EPSRC Reference: 
EP/I003371/2 
Title: 
Stability conditions and hypermultiplet space 
Principal Investigator: 
Bridgeland, Professor T 
Other Investigators: 

Researcher CoInvestigators: 

Project Partners: 

Department: 
Mathematics and Statistics 
Organisation: 
University of Sheffield 
Scheme: 
Standard Research 
Starts: 
01 January 2014 
Ends: 
30 September 2014 
Value (£): 
113,157

EPSRC Research Topic Classifications: 

EPSRC Industrial Sector Classifications: 
No relevance to Underpinning Sectors 


Related Grants: 

Panel History: 

Summary on Grant Application Form 
Many modern physical theories such as string theory are geometrical in nature,with the properties of particles and forces being determined by the way extradimensions in the theory are curled up on themselves. Unfortunately stringtheory is not at all wellunderstood at present, and it has not so far beenpossible to make predictions that can be experimentally verified. This projectfits into a large area of current research in pure mathematics which aims at abetter understanding the mathematcal structure of string theory. One could hopethat this will one day enable us to make calculations of real world quantitiesthat can then be checked against experiment. For now though it is early days,and our research focuses on properties of the curled up dimensions appearing instring theory, known in mathematics as CalabiYau manifolds.This particular proposal concerns certain algebraic objects appearing in string theorywhich physicists call categories of BPS branes, and mathematicians call CalabiYaucategories. We will be concerned with integers called DonaldsonThomas invariantswhich measure the precise number of BPS branes appearing in the theory. Theultimate aim is to better understand an object called the hypermultiplet space,an auxilliary space appearing in string theory but which has no mathematicaldefinition at present. The physics suggests that this space can be equipped witha geometrical structure which encodes the DonaldsonThomas invariants in aninteresting way. This geometrical structure is called a hyperkahler metric andexamples of such structures are of interest in both mathematics and theoretical physics.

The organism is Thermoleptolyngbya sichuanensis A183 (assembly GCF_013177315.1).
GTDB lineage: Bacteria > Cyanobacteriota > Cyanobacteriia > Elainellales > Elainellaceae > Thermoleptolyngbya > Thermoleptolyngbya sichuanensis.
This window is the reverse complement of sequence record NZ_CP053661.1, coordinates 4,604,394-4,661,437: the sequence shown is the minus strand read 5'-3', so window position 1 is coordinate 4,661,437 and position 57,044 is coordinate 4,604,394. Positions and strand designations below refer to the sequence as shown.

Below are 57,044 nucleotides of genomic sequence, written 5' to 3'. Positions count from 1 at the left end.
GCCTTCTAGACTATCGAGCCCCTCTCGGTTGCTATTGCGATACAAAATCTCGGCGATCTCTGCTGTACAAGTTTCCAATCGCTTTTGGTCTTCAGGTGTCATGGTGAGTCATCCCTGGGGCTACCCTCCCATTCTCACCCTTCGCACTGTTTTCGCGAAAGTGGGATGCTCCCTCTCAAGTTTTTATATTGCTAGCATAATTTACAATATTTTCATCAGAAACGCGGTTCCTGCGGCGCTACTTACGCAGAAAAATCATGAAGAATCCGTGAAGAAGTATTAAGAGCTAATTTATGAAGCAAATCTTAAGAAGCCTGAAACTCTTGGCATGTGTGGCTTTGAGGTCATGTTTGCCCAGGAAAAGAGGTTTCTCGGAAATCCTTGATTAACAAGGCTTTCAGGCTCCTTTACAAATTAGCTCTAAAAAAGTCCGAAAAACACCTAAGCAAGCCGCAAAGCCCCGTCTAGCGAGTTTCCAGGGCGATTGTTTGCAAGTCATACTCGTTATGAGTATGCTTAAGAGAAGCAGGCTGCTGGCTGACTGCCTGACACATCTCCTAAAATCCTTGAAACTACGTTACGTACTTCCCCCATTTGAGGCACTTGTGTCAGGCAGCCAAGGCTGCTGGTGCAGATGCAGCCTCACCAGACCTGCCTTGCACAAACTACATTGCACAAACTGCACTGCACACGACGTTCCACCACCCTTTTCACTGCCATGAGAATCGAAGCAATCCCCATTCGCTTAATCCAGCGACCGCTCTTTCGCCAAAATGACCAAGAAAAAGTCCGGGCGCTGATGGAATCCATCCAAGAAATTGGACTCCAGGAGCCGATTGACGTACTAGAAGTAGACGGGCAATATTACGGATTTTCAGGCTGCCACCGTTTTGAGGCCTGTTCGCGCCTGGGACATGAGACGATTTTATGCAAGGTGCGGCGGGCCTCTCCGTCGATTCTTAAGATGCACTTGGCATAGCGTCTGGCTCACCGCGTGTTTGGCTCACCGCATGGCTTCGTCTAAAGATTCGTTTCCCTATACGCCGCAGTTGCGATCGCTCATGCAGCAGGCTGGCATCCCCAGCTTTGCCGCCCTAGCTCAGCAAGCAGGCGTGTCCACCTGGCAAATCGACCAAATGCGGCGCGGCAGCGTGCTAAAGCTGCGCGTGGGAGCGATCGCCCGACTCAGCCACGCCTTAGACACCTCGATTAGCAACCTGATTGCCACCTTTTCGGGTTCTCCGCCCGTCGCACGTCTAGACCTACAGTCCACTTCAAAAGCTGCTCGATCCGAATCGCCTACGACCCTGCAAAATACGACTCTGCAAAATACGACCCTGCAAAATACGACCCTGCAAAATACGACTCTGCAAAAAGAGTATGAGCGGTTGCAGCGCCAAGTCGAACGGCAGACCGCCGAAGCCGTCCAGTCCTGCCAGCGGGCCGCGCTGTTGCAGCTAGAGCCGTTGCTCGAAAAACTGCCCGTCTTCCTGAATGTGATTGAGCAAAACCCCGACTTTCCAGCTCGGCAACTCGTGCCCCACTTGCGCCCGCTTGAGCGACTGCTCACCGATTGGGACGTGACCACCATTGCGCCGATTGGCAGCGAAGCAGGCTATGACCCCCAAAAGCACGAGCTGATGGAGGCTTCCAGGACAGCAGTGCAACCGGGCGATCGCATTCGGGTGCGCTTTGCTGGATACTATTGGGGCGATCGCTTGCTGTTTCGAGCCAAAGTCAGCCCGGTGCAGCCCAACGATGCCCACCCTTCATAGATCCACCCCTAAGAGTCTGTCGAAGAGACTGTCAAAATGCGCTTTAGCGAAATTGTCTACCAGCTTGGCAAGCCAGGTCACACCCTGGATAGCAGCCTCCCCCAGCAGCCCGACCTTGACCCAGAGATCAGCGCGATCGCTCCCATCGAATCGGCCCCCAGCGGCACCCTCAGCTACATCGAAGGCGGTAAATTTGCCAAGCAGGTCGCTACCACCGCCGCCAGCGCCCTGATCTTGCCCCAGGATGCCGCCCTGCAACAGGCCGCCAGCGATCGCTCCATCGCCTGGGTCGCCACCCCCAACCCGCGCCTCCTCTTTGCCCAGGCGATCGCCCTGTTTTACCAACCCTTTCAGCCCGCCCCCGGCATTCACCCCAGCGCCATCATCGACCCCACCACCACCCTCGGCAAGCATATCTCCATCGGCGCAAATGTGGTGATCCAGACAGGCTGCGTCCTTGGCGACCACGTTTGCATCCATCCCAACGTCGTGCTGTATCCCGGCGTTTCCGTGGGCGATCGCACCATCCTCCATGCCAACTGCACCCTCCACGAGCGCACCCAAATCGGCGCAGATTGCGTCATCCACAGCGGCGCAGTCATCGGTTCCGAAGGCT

Key Findings 
This information can now be found on Gateway to Research (GtR) http://gtr.rcuk.ac.uk

Potential use in nonacademic contexts 
This information can now be found on Gateway to Research (GtR) http://gtr.rcuk.ac.uk

Impacts 
Description 
This information can now be found on Gateway to Research (GtR) http://gtr.rcuk.ac.uk 
Summary 

Date Materialised 


Sectors submitted by the Researcher 
This information can now be found on Gateway to Research (GtR) http://gtr.rcuk.ac.uk

Project URL: 

Further Information: 

Organisation Website: 
http://www.shef.ac.uk